Boxing has always been seen as a hyper masculine sport. With more attention being brought to British boxing than there has been in years, we talk to welterweight title-holder Luther Clay about his career so far, how he maintains his mental health in such an intense sport and how attitudes towards mental health are changing.
Clay (birth name Luthando Mtimkulu) was born and raised in South Africa, but moved to Bracknell at a young age. Clay recalls how his experiences of racial prejudice and ignorance in a generally white area resulted in frequent fights in which he felt that he had to defend himself and protect himself from the insults of others. This energy was then crafted into a skill when Clay began boxing around age 19. Since then Clay has gained attention through his hard-work, determination and success at welterweight level. The road hasn’t always been smooth, but with a title belt already in the bag and his next fight coming up this month, we catch up with Clay to talk about how he has built his success so far.
- Congratulations on your welterweight title this year! How did it feel to win that fight against Dario Morello?
The fight with Dario Morello was a good performance. It was a lot easier than I thought it would be- I thought he’d be a bit more tricky and awkward but I dealt with him quite well. I’m disappointed that I lost composure and didn’t get the knock out after the two knockdowns but I’ll learn from it.
- So, what got you into boxing?
I always used to get into fights at when I was younger; when I was in South Africa I went to a private school so I dealt with racism quite a bit. I just used to fights and the same thing happened when I got to England. I think I was about 6 years old – this was about 2001 and at that time there weren’t many black people In Bracknell. I had a very African name “Luthando Mtimkulu” so I found myself getting bullied and I just used to fight in response to how people treated me.
- Your boxing name is really powerful. Where did the name ‘The Black Panther’ come from?
When I was younger I was fascinated by the civil rights movements in America; I loved listening to Malcom X, Martin Luther King Jnr, the Black Panther Party Movement speeches and, later on, rap music like Public Enemy so that’s probably where the name came from. I’ve always been proud to be black so those things influenced me quite significantly.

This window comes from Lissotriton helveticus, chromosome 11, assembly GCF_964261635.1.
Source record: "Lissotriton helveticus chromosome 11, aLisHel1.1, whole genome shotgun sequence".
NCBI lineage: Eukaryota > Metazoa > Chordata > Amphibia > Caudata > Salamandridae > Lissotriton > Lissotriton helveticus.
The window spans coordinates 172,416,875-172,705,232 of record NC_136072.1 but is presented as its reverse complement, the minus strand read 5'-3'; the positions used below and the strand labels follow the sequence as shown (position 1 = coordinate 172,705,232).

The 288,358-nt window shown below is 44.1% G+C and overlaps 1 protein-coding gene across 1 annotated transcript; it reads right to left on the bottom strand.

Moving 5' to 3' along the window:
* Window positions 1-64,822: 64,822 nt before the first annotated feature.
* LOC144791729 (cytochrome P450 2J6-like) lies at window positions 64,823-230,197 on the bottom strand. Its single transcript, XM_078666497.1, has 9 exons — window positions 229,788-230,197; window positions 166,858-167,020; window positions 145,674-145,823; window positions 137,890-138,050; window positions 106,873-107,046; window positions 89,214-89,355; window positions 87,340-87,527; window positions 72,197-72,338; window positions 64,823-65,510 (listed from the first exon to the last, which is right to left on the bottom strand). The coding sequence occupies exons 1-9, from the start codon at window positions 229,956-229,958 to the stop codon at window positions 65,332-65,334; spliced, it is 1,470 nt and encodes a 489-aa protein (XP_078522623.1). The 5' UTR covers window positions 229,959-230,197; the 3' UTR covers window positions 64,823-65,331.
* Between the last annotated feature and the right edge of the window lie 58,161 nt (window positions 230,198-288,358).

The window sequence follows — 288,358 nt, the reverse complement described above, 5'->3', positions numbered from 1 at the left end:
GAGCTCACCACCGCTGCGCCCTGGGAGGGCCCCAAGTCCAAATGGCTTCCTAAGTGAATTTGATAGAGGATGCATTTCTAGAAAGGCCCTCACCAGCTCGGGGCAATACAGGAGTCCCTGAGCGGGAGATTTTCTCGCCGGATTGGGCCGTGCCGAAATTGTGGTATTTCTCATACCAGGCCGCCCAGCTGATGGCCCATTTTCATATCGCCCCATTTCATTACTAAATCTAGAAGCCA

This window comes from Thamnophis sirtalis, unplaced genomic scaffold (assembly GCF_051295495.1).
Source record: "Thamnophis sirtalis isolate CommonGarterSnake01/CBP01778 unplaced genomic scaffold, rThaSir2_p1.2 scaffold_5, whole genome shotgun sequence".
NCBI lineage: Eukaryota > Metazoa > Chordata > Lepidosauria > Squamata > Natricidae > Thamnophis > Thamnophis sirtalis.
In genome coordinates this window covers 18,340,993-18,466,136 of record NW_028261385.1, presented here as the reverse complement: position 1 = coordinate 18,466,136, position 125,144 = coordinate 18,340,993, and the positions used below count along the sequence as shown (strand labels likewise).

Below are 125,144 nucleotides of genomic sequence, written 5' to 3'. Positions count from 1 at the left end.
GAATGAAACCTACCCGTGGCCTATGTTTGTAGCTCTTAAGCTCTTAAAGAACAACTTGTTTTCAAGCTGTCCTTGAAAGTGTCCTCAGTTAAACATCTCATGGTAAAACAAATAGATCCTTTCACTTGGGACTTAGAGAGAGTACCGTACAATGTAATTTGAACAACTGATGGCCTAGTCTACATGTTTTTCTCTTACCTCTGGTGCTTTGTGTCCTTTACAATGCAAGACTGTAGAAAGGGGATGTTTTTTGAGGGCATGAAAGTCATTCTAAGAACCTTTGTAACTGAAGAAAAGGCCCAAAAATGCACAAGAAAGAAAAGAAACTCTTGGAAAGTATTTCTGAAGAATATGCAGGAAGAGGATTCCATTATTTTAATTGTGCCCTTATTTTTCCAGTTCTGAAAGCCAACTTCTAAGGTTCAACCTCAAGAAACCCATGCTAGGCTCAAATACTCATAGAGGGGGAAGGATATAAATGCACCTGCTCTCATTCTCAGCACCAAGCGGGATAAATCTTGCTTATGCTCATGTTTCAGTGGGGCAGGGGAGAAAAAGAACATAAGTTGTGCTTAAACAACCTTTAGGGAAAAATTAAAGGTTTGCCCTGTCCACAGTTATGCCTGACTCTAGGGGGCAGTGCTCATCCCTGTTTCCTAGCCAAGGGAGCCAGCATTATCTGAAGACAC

- In previous interviews you’ve mentioned that you thrive on going outside your comfort zone. Have you always been like this? What advice would you give young men who are intimidated by breaking out of their comfort zones?
You know when you get comfortable you don’t improve or evolve, whatever it is in life that you’re trying to achieve you have to get out of your comfort zone in order to progress. Hanging round the same friends, doing the same things as everyone else will never help you. If your trying to achieve something you need to get outside of the norm, whatever that may be.
- Boxing seems like a more isolated sport than other sports, like football or other team sports. How do you manage your mental health with all the pressure on you as an individual?
For me, I’ve always been a bit of a loner. I have many friends and I alternate between different friend groups but ultimately I just do my own thing. Boxing in this aspect for me worked perfectly, I am in control of my own actions and the outcome is ultimately up to me. It can be very lonely and sometimes when I do get overwhelmed I take time to see my friends and then I can refocus. When you are alone for so long it can be detrimental to your mental health, but on the whole I do like the solitary aspect of boxing.
- Boxing is such an adrenaline-charged sport. There have been a couple of moments where you’ve lost your cool (e.g. following the Oshane Clarke fight). How difficult can it be to manage that passion sometimes? How have you learnt to manage your emotions?
I’m a relatively reserved person, I don’t really talk a lot either inside or outside of the ring. For me when something annoys me or gets to me I kind of bottle it up and use it for motivation and usually it works out well because I focus all my efforts into the fight. But on the occasion you are referring to it came out in a negative manner because of the personal rivalry. Boxing is a sport but really the objective is to hurt your opponent; I’ve learned that I am quite volatile if pushed and in the future I will remember to just show respect after everything is finished.
- How would you describe your mental health? How does your exposure to the public impact on your mental health?
I would say overall my mental health is in good standing- I work hard to keep myself focused and grounded. I don’t really care for media, getting lots of attention or really being liked or disliked. I want to be the best fighter I can be, everything else is extra. When you win they love you and when you lose they write you off so I don’t spend time trying to impress or gain anyone’s approval.